Natural colorants from vegetable food waste


Natural colorants from vegetable food waste

Natural colorants from vegetable food waste: Recovery, regulatory aspects, and stability-A review, published on the Comprehensive reviews in food science and food safety, explained in its research: "Worldwide, approaches inspired by the Circular Economy model have been increasing steadily, generating new business opportunities such as the recovery of high-added value molecules (e.g., pigments) from vegetable food waste that may be applied as food additives.

Indeed, food waste is a global problem that does not seem to be decreasing, leading to economic, environmental, and social issues. Moreover, synthetic dyes have been associated with adverse effects on human health, encouraging research to explore much safer, natural, and eco-friendly pigments.

This state-of-the-art review gives a brief overview of the regulatory aspects concerning food waste, Circular Economy, and natural versus synthetic colorants. We have critically reviewed the recent advances in pigment recovery from vegetable food waste bringing back the green / unconventional extraction methods.

Among them, enzyme-assisted extraction as a depth feature technique is highlighted, given that it allows the re covery of pigments in a mild, selective, efficient, and sustainable way. Furthermore, the stability issue of the different natural colorants has been critically discussed in relation to the extraction and application conditions.

Several and tailored stabilization methods have been described and reported for each pigment although additional research is necessary on their long-lasting stabilization and utilization in food matrices. PRACTICAL APPLICATION: This review focuses on the main types of natural pigments in vegetable food waste, their legislative framework, extraction technologies and strategies to improve the stability, as well as their possible applications."

Microplastic pollution in china and food delivery services

Microplastics persist in the environment in large quantities, especially in marine and aquatic ecosystems.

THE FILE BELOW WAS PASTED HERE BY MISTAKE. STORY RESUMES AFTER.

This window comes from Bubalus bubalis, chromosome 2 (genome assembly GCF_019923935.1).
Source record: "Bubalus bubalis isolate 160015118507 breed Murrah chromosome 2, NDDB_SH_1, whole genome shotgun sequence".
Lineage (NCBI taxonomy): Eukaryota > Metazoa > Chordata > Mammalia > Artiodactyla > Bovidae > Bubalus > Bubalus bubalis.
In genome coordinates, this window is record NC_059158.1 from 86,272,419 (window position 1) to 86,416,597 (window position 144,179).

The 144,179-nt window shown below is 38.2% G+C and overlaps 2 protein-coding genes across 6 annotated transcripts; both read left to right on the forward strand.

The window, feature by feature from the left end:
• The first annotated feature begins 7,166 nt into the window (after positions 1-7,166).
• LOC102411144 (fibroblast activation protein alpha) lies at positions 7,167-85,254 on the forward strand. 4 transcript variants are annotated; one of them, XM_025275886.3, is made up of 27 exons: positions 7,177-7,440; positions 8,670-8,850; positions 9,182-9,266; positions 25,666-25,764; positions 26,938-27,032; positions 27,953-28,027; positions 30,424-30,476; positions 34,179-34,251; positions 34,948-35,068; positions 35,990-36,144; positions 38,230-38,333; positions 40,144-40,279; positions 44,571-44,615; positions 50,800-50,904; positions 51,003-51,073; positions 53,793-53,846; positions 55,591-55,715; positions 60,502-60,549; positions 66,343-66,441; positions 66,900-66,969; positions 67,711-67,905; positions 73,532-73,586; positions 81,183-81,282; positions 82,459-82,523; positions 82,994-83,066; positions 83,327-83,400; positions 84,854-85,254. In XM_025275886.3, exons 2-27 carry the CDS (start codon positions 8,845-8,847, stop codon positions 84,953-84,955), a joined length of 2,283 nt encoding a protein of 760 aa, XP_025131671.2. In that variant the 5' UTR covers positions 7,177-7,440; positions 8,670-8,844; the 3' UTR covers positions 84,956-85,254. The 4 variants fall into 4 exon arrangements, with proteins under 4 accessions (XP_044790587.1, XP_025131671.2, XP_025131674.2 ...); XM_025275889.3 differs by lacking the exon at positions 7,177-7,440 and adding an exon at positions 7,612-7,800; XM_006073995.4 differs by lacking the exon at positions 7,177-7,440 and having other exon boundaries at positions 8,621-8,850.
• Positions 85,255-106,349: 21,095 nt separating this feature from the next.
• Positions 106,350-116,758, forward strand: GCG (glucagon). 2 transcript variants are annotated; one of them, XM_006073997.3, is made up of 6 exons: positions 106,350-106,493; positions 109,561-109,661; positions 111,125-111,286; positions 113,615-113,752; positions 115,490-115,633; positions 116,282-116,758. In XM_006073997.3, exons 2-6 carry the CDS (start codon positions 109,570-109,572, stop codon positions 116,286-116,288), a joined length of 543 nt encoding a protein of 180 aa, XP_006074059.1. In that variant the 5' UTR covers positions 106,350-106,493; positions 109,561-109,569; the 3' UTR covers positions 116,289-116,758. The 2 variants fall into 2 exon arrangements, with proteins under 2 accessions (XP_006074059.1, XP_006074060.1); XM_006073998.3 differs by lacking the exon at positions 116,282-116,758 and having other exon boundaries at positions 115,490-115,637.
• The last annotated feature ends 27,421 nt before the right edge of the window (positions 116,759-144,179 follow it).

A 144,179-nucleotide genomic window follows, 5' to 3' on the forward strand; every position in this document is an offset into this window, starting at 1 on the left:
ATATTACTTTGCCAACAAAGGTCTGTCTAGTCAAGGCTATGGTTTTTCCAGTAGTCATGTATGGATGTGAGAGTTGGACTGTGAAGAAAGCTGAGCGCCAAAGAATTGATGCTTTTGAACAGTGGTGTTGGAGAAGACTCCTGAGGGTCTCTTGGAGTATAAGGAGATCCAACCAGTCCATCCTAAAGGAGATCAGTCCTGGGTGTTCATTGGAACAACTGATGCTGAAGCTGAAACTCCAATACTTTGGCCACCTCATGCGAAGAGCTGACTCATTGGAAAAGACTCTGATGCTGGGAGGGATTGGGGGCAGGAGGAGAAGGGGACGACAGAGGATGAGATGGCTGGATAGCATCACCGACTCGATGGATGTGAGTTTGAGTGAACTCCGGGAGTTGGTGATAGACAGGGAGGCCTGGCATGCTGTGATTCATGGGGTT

This is because plastic deforms but does not break for many years, it can be ingested and accumulated in the body and tissues of many organisms. The entire cycle and movement of microplastics in the environment has not yet been studied in depth, especially due to the difficulty of analyzing a mixture of various types of more or less inert plastics.

Microplastics pose a serious threat to small marine living beings, which tend to feed on them, mistaking them for plankton. These minor organisms are in turn inserted into the food chain and ingested by larger living beings and their predators.

The chain can continue until it reaches our tables. Controlling the release of these plastics into the environment therefore means safeguarding marine fauna. Many marine animals such as seagulls or seals have ingested microplastics, affecting health.

The study: Microplastic Pollution in China, an Invisible Threat Exacerbated by Food Delivery Services, published on the Bulletin of environmental contamination and toxicology, explains: "With the rapid development and democratization of the internet and smart phone industry, online food delivery services have become increasingly popular all over the globe, namely in China.

One of the unfortunate drawbacks of these delivery services is that they mainly use single-use plastics as food packaging, therefore generating large amounts of disposable food containers to meet demand. Such plastic containers reach the end of their service life after a single meal, and are then discarded as plastic waste.

The sheer amount of plastic food containers discarded in this manner exacerbates various environmental issues, including one that is invisible to the naked eye: microplastic pollution. This minireview summarizes the history of food delivery services in China, from orders made face-to-face to digita l orders, as well as the consequences introduced by the tremendous amounts of plastic waste generated by the food delivery services.

Microplastic pollution could be mitigated to a certain extent by improving the classification, handling and management of single-use plastic containers in China. Furthermore, additional studies focusing on microplastic pollution caused by food delivery services are needed, especially as the use of these services is on the rise worldwide. "